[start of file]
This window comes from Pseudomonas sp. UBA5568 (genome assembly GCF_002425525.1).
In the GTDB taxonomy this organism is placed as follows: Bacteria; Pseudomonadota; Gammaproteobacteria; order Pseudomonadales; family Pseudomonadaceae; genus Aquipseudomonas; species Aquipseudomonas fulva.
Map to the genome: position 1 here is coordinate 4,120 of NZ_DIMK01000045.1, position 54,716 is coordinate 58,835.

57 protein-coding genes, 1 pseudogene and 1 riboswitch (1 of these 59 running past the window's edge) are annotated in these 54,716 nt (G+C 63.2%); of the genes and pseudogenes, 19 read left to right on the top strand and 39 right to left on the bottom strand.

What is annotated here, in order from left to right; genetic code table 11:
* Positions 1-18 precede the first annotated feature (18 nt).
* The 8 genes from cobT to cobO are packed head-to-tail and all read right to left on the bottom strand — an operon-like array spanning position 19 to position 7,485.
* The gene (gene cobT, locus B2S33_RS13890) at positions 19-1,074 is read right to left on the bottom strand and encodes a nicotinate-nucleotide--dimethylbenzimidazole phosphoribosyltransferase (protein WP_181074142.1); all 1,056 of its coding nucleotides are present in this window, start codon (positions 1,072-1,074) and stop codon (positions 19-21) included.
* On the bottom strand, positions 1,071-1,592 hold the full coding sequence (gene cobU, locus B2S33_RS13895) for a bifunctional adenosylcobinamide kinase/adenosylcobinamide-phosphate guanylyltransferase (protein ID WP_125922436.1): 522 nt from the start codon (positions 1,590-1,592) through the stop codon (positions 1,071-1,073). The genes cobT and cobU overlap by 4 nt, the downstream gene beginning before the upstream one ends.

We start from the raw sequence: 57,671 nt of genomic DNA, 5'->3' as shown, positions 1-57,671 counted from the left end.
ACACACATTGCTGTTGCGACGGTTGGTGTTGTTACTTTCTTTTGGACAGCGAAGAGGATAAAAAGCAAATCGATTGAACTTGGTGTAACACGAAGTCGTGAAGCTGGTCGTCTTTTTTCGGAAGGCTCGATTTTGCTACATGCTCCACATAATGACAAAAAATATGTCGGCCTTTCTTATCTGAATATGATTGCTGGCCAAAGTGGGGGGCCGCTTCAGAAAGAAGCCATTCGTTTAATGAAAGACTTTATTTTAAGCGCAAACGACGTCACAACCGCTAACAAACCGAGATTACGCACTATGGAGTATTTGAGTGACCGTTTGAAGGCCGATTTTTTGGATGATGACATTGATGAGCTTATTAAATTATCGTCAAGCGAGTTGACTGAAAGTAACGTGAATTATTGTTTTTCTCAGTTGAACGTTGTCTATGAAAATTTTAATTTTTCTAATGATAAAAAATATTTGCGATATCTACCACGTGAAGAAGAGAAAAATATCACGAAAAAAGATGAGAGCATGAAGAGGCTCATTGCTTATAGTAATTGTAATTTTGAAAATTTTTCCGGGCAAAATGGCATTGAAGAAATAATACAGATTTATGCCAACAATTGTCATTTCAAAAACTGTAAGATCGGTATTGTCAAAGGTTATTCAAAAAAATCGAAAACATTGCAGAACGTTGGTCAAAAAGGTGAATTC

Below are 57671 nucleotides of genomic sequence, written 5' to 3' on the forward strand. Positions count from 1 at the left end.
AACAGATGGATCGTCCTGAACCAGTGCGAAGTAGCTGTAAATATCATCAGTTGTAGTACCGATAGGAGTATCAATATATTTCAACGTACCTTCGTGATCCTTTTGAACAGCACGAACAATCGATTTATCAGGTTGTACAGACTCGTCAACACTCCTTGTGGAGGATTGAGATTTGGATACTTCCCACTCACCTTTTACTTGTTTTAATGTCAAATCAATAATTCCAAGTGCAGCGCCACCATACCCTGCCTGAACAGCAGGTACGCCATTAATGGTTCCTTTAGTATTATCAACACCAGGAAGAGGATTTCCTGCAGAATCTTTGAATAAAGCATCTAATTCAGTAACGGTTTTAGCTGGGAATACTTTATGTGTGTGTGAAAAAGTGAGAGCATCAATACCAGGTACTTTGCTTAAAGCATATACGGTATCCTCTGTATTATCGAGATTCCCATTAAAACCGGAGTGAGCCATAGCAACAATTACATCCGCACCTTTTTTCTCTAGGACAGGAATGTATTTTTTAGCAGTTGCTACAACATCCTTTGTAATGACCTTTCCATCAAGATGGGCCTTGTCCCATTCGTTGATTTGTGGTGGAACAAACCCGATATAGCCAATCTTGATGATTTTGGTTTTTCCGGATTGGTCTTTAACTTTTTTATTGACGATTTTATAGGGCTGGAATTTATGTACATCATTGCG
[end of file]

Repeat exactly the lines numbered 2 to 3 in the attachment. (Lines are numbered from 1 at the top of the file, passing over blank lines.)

In the GTDB taxonomy this organism is placed as follows: Bacteria; Pseudomonadota; Gammaproteobacteria; order Pseudomonadales; family Pseudomonadaceae; genus Aquipseudomonas; species Aquipseudomonas fulva.
Map to the genome: position 1 here is coordinate 4,120 of NZ_DIMK01000045.1, position 54,716 is coordinate 58,835.